On Thursday night, two-time Oscar-winning screenwriter William Goldman passed away at the age of 87. The legendary scribe was responsible for legendary scripts such as All The President’s Men and Butch Cassidy and the Sundance Kid, films that shaped the way Hollywood told stories for decades. But for many, Goldman’s magnum opus is and always will be the delightful postmodern fairy tale, The Princess Bride.
Released in 1987, The Princess Bride was a modest box-office success but would soon grow into a cult classic that has endured the test of time through multiple generations. By now, we all know the ins and outs of the story: A caring grandfather (Peter Falk) reads a bedtime story to his sick grandson (Fred Savage) about the gorgeous princess Buttercup (Robin Wright) and Westley (Cary Elwes), the farm boy she falls for. As is customary in fairy tales, however, the course of true love doesn’t run smooth, as Buttercup is kidnapped by an evil prince and Westley is seemingly killed, setting up a swashbuckling adventure brimming with heart and humor.
Cleverly, Goldman—who also wrote the 1973 novel of the same name—constructs The Princess Bride to simultaneously work on two planes. Young audiences have always been drawn to the movie’s thrilling swordplay and magical fantasy elements, but in a formula that would later be adopted by Pixar, The Princess Bride‘s humor and themes also play exceptionally well to adults. It’s a good movie in and of itself, but it’s made better for adults by its sly satire of the genre it embraces.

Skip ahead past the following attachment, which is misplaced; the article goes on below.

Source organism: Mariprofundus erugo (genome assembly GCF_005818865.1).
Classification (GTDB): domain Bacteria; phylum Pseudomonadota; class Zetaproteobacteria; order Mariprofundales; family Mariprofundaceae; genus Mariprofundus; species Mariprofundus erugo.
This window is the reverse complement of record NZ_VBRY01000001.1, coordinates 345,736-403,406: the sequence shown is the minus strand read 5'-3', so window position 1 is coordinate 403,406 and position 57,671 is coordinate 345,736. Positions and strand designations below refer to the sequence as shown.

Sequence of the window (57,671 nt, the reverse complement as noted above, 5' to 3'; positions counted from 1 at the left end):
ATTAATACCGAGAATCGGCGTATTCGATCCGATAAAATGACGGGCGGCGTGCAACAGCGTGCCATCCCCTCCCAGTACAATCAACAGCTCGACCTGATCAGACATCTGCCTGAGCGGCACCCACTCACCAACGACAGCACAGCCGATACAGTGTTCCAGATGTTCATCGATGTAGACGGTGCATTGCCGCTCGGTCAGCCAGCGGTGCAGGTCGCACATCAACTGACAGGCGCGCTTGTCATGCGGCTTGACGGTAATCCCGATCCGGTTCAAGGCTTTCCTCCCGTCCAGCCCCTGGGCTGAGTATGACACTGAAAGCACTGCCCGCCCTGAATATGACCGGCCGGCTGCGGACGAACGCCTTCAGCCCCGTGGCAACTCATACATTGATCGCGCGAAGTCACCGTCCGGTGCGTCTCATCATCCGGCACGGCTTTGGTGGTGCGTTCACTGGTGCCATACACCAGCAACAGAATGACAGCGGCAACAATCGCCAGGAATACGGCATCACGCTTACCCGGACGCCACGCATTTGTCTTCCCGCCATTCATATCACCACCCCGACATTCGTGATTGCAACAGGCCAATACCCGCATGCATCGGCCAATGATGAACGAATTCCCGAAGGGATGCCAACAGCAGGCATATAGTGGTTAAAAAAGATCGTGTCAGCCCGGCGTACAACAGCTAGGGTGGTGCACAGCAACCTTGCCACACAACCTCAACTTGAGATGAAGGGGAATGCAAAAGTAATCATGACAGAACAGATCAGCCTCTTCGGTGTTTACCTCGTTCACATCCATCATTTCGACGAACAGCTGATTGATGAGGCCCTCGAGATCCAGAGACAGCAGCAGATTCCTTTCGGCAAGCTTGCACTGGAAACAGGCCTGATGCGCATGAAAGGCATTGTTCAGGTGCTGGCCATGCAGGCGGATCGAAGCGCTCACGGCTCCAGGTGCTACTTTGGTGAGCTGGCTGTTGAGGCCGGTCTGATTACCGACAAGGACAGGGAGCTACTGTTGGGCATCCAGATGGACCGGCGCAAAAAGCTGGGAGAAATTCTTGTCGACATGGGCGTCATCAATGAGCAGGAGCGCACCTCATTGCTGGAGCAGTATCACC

Eminently quotable at the time of its release and endlessly GIF-able to the millennials who love it today, The Princess Bride is a quest film filled with some of the most memorable characters and cameos in cinematic history (Billy Crystal explaining the difference between dead and mostly dead is pure gold, alone). The word iconic is thrown around all too easily these days, but Wallace Shawn’s Vizzini, André the Giant’s Fezzik and Mandy Patinkin’s Inigo Montoya remain pop culture mainstays more than three decades on.
Over the years, The Princess Bride has earned its rightful place among Hollywood’s elite. Both in 2006 and 2013, Goldman’s screenplay was voted among the top 100 best scripts of all time by the Writers Guild of America. The American Film Institute has ranked it in the top 100 of several all-time categories, including love stories, comedies, movie quotes and fantasy films. We’re in the midst of an overwhelming reboot culture, but Goldman’s tale is the only movie that we think actually merits a prequel and its own Broadway musical. What, so Pretty Woman can get a stage adaptation but this fantastical classic can’t? Talk about inconceivable!
There’s an endearing sweetness to the movie, and an enchanting momentum that will sweep up the most cynical viewer. Hell, even Savage’s bratty kid came around by the end (despite the story’s kissing). Goldman didn’t just help deliver an excellent film—he built a bridge between parents and their children, humanizing heroic fantasies and making us all believe we too could be the Dread Pirate Roberts or a giant with a heart of, well, maybe not gold but at least silver.
Rob Reiner, the film’s director, paid tribute to the late scribe with a story that struck at the truth of his brevity and wit.
“I’ll tell you the truth and it’s up to you to live with it,” Goldman wrote in the original novel. Well, the truth is that The Princess Bride transcends genre and era, and we’re all damn lucky to have it. Thank you for such a wonderful gift, Bill.